Chris Vernon (AKA Verno) is Sports Talk in Memphis. His quick wit, strong opinions, parody songs, and vast sports knowledge carry his show. Interestingly enough, his show isn’t even on the radio but still dominates the Memphis sports scene. We talked this week about his start in the business and why he left radio to be a star in podcasts and on the internet.
Matt Fishman: So how did you get your start in sports radio?
Chris Vernon: In college I was trying to pick a major and took a class called “Introduction to Broadcasting” and since it was a small school I was able to call the basketball games and do a weekly TV show. I did internships at a couple of different places. I interned at KFNS in St. Louis and loved it. The next summer I interned in media relations at the West Tennessee Diamond Jaxx (Minor League baseball team) and I hated it. I decided that I wanted to be in radio so I moved to Memphis, because it was the closest big city.
I tried to get a job anyway I could to get my foot in the door. I called the local sports station—Sports 56 WHBQ and told them what I’d like to do and was willing to start on the ground level. They needed a board op who could do updates on the :20s and eventually we’ll get you on the air on Saturdays and then I had to board op Sunday night football and I begged him to let me go on after Sunday Night Football. The PD said, “I don’t give a crap what you do. Nobody’s listening anyway and you’re not going to have a producer!” So I did the show all by myself, I played the music, took the calls and hosted the show.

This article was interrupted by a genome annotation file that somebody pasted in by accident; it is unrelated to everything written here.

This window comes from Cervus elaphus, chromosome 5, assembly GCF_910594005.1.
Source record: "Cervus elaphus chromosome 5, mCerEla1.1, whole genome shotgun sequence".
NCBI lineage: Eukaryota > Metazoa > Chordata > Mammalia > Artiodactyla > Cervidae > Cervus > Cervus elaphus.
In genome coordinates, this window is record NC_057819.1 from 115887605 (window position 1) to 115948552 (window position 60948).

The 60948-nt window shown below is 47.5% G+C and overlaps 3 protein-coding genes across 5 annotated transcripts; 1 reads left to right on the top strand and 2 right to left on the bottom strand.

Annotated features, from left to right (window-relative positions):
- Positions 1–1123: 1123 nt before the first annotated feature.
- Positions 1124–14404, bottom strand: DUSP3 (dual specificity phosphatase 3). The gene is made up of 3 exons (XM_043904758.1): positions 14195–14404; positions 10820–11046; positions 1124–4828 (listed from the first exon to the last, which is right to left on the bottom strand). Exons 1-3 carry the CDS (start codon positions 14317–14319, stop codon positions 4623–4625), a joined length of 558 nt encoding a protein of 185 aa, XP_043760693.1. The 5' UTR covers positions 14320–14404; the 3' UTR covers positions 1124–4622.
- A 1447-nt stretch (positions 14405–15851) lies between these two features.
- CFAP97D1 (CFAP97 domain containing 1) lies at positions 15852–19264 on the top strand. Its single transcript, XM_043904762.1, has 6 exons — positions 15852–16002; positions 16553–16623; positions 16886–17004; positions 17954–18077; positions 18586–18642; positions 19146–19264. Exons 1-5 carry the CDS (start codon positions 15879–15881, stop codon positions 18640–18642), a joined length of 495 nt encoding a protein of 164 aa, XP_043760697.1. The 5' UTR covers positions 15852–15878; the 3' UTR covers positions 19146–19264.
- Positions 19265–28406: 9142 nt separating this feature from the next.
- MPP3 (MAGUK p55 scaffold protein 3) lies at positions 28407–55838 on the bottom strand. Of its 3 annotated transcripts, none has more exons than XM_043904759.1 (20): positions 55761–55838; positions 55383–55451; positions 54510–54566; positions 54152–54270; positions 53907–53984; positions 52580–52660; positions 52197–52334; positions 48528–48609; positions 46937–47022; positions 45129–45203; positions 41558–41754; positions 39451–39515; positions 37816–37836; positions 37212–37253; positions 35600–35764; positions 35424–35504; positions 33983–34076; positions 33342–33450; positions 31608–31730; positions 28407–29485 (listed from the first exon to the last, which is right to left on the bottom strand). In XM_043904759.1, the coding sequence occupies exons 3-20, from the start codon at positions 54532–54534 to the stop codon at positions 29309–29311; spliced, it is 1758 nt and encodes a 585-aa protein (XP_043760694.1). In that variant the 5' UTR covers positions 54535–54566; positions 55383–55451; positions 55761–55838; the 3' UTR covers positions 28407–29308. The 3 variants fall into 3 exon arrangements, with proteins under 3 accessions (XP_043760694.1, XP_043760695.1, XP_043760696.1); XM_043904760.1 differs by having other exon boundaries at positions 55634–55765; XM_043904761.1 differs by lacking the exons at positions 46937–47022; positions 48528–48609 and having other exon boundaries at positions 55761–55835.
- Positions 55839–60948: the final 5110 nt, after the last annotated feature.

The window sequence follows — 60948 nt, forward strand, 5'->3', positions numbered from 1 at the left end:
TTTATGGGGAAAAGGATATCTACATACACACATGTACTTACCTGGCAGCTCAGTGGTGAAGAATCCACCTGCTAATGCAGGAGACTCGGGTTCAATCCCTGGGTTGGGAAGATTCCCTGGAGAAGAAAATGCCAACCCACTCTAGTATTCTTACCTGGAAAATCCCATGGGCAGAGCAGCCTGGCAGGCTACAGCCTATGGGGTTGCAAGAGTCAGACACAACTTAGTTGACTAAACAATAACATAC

MF: How did you develop your style and get your legs under you as a host?
Verno: It easily took years. A big moment for me was when the XFL was in Memphis and at the game I met “JT The Brick.” He was asking me questions about me and my show. JT says “What’s the name of the show?” It was something like Sports Weekend. JT said “That name is terrible. Change the name to The Chris Vernon Show. If you want to be a name, you want to be a personality; you want to be a star? Name it The Chris Vernon Show.
JT said, “What do you talk about on the show?” I told him it was a recap of the week and weekend in sports. JT said “Nobody cares. Anybody can look that up. Recaps, stats, figures are boring. Do you take callers?” I told him that nobody called in, nobody’s listening. JT said “I promise you that people are listening. They just have no reason to call.